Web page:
Ultrasound elastography provides a noninvasive way to measure tissue mechanical properties in vivo and to assess tissue elasticity that has already shown feasibility in tumor diagnosis as well as to evaluate the mechanical properties of tendons (soft vs. hard). Its application has been expanding rapidly over the past few years with the future potential for early diagnosis, to both guide and monitor therapy.[3] [4] [5]

The most commonly used method is SEL. The principle of elastography is that tissue compression is done manually by a hand-held US transducer which produces a strain (displacement) within the tissue, and this strain is less in hard tissue than in soft tissue, thus allowing an objective determination of tissue stiffness.[6]

The Achilles tendon was the first area to be investigated using free-hand strain elastography ultrasound. It has provided most of the clinical data available so far in musculoskeletal applications.[3]

El Badry et al[7], De Zordo et al,[4] [8] Drakonaki et al,[9] and Ooi et al[10] agreed that healthy volunteers with asymptomatic Achilles tendons had a predominantly hard texture, whereas Achilles tendons with symptomatic tendinopathy and positive MRI signs of tendinopathy contained softened areas .

SEL alterations found in asymptomatic and sonographically normal tendons are not yet completely understood. It is either due to early (preclinical) changes or false-positive findings, secondary to tissue shifting/nonaxial movement at interfaces between collagen fibers. There are no histopathological or follow-up studies available to prove the above presumptions.[3] Ooi et al[2] stated that their study was the first to indicate that soft tendon characteristic was a significant predictor for the development of symptomatic Achilles tendon injuries. SEL is sensitive to small strain alterations in early Achilles tendon degeneration before pathological changes can be seen with B-mode US or manifest clinically.”

In our study, sixty symptomatic patients were examined by ultrasound, SEL and MRI for changes affecting the Achilles tendon.

All 60 patients showed ultrasonographic pathological changes, ranging from only mild insertional irregularities with intact tendon structure, to the full blown picture of Achilles tendinopathy, bursitis and partial tears.

On SEL examination, all 60 tendons showed variable degrees of softening. This result generally agrees with the study of[8] which showed that symptomatic tendons were found to have areas of softening in 68% of cases. However, De Sconfienza et al,[11] found increased stiffness in the abnormal tendons, compared with the nonsymptomatic, which were softer .These results are contradictory, and correlation to histopathology was needed. El Badry et al,[7] disagreed with De Sconfienza et al,[11] and stated that “The disparities across various studies are likely attributable to inconsistent techniques, different methodologic approaches or the relatively small study populations in most studies reported. Sconfienza et al, used a different grading system and a lower-frequency-range transducer which may degrade the images acquired and, consequently, could affect their interpretation. So, standardization of SEL techniques should be considered for achieving consistency in its application and allowing more meaningful comparisons between studies.”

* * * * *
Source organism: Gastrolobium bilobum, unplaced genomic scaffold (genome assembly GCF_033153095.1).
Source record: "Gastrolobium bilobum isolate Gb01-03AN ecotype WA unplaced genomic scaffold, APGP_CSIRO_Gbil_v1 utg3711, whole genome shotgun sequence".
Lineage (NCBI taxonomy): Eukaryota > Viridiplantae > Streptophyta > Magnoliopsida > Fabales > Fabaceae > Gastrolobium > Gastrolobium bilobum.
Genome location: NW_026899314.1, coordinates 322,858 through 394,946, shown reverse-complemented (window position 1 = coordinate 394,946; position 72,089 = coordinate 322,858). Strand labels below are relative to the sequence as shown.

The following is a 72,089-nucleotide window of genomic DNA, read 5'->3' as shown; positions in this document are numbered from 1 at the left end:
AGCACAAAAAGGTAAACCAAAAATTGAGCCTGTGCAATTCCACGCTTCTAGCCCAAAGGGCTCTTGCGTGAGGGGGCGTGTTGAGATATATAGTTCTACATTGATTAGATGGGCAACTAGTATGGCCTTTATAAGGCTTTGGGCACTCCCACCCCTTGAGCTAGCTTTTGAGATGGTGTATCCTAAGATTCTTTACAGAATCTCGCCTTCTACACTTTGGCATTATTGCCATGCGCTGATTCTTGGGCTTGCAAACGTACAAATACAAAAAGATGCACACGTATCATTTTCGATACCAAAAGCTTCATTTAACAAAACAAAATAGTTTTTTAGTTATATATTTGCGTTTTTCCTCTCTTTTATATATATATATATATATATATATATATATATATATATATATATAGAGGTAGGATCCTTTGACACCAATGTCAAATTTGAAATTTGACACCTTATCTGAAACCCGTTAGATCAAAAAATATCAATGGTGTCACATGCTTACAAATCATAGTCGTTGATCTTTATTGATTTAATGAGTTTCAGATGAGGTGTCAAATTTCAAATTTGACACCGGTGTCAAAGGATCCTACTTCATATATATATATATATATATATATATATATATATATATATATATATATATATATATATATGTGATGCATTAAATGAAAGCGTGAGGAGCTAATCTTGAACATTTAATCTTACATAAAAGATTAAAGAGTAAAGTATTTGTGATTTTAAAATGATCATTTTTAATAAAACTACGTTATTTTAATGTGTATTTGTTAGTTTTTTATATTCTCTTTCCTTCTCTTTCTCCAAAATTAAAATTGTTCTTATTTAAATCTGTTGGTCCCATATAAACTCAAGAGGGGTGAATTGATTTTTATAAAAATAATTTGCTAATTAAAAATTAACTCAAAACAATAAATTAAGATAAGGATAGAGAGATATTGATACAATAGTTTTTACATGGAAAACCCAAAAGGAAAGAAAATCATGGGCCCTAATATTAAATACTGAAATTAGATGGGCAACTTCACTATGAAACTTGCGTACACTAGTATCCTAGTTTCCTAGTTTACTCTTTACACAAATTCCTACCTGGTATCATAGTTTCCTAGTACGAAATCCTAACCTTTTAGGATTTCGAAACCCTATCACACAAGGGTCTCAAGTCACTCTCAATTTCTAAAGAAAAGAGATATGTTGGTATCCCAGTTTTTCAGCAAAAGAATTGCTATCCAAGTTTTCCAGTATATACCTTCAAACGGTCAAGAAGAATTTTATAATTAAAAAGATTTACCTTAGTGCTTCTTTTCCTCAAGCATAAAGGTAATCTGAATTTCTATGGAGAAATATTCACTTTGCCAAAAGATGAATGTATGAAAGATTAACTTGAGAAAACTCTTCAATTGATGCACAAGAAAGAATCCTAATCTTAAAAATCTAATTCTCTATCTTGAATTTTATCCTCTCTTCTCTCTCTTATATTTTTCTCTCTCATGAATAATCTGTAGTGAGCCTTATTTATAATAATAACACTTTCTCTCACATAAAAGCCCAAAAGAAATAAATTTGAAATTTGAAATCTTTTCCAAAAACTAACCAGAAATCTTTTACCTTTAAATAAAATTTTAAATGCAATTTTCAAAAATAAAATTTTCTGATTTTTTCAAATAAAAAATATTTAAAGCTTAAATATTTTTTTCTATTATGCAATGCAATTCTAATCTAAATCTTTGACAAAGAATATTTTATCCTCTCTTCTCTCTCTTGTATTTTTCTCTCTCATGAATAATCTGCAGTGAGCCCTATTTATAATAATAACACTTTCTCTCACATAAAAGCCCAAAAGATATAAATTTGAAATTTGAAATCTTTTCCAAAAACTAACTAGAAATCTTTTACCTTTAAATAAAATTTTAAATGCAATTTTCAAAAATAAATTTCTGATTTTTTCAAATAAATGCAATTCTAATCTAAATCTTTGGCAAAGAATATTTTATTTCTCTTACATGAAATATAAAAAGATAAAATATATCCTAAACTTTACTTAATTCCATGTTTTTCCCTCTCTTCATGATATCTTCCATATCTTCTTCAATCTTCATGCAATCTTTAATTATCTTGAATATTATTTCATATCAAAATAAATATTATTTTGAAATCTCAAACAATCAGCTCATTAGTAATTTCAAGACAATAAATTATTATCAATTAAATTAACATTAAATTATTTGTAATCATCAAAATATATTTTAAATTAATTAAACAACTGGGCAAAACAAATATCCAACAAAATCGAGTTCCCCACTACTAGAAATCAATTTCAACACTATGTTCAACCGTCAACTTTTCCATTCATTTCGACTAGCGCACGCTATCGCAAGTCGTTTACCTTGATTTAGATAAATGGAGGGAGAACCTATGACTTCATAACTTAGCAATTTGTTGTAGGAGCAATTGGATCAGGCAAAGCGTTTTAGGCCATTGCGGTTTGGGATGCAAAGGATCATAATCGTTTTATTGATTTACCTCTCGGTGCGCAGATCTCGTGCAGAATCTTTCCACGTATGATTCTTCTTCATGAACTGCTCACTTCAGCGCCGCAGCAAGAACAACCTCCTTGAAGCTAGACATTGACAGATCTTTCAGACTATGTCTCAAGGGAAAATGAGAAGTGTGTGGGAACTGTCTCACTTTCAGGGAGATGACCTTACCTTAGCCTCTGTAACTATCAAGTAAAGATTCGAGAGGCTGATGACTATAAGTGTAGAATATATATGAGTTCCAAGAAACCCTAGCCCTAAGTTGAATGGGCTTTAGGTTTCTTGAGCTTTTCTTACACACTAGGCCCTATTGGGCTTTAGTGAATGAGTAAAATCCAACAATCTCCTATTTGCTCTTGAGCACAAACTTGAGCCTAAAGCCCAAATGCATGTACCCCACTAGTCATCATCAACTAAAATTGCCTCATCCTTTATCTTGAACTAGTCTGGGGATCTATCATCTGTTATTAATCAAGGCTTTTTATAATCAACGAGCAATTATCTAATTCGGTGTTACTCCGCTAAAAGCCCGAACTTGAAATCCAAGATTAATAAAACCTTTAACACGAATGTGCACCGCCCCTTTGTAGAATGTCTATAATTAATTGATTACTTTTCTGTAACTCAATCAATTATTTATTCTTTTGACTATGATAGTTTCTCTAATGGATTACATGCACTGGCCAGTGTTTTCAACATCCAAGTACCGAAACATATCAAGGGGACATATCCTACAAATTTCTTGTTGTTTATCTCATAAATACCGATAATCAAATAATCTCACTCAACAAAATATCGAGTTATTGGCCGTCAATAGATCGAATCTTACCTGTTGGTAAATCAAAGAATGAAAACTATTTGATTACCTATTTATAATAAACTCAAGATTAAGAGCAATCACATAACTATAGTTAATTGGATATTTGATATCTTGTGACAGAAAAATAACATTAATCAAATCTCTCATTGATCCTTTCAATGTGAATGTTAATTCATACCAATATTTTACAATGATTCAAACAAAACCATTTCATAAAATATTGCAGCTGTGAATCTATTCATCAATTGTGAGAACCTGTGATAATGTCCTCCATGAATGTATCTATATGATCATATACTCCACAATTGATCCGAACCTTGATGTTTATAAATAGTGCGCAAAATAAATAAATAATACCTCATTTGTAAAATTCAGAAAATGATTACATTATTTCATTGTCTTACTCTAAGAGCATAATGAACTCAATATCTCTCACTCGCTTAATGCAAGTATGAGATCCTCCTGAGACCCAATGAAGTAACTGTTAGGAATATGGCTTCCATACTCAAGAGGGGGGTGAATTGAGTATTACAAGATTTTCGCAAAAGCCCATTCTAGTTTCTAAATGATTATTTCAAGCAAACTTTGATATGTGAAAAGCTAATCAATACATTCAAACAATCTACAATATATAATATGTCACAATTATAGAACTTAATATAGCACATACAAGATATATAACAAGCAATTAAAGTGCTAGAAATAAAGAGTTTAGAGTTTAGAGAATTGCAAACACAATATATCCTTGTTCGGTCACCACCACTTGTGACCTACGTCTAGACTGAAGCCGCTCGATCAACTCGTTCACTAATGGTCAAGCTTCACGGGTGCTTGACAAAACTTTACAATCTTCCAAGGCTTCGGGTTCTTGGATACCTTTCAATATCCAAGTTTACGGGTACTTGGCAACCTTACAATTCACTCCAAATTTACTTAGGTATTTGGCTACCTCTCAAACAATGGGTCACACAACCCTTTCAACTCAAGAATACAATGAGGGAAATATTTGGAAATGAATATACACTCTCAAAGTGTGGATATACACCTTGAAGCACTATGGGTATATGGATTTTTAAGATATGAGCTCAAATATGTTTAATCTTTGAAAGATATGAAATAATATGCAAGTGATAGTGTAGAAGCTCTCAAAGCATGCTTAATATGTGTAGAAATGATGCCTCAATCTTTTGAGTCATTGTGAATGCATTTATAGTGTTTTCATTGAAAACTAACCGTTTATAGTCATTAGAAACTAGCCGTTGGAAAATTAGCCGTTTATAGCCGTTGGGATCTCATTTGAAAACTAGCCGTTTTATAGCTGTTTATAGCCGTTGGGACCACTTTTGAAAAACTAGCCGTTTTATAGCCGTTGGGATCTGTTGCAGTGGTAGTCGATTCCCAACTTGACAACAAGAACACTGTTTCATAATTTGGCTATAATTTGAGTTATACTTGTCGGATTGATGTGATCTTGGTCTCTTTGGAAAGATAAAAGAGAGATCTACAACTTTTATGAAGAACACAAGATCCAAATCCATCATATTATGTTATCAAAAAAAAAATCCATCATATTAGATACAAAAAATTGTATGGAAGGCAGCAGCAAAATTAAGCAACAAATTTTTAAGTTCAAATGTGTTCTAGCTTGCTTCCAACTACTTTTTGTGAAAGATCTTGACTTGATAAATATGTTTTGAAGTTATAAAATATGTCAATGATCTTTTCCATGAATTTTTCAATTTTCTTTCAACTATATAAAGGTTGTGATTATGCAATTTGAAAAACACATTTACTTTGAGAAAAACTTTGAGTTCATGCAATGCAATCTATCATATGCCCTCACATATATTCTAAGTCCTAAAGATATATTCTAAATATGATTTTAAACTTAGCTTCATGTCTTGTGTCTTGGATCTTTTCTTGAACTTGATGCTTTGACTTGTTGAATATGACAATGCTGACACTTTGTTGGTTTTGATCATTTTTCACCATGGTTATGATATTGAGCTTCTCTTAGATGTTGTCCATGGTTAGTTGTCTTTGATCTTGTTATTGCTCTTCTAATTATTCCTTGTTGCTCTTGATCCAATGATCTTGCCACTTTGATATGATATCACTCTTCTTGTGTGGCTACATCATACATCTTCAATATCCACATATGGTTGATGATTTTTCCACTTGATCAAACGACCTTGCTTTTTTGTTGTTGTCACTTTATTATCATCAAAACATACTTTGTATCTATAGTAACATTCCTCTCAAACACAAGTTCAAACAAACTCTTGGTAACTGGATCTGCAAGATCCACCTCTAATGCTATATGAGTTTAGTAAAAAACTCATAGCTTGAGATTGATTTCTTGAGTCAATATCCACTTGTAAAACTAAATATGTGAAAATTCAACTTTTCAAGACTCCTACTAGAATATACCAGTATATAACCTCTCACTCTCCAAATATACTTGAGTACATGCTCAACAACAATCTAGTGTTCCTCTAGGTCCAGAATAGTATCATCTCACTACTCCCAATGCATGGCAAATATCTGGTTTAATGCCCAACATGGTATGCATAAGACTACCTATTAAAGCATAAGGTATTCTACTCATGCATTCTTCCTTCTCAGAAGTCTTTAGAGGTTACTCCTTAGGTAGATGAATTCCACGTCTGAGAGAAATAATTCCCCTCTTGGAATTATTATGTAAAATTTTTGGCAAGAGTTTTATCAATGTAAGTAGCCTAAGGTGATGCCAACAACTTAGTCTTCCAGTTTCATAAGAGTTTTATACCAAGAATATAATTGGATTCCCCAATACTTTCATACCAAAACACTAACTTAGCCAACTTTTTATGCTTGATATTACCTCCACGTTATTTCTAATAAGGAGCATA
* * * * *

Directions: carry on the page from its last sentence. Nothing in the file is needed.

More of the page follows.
Klauser et al,[12] conducted a study on ten cadavers, the Achilles tendon was assessed histologically after B-mode US and sonoelastographic examination. In their study, both B-mode US and SEL had high specificities, and SEL depicted histologic degeneration (in the form of fiber deviation with fluid accumulation, fatty infiltration; and signs of angiogenesis and neovascularization) more sensitively than B-mode US did (SEL was able to detect histologically confirmed Achilles tendon degeneration in all cases, yet B-mode US could only detect in 85.7%). This study supported the elastographic finding of softening in apparently normal tendons by ultrasound alone.

In our study, elastographic detection of softening (blue and green colors)—when using ultrasound as reference—had 100% sensitivity in detecting abnormalities that were detected by B-mode ultrasound with 16.6% specificity, positive predictive value of 73% and negative predictive value of 100%, proving elastography to be a good negative test for tendinopathy .The low specificity can be explained by the work of[4] who found that 12% of normal tendons showed mild softening and the work of[9] who found normal tendons to have areas of softening in 62% of cases.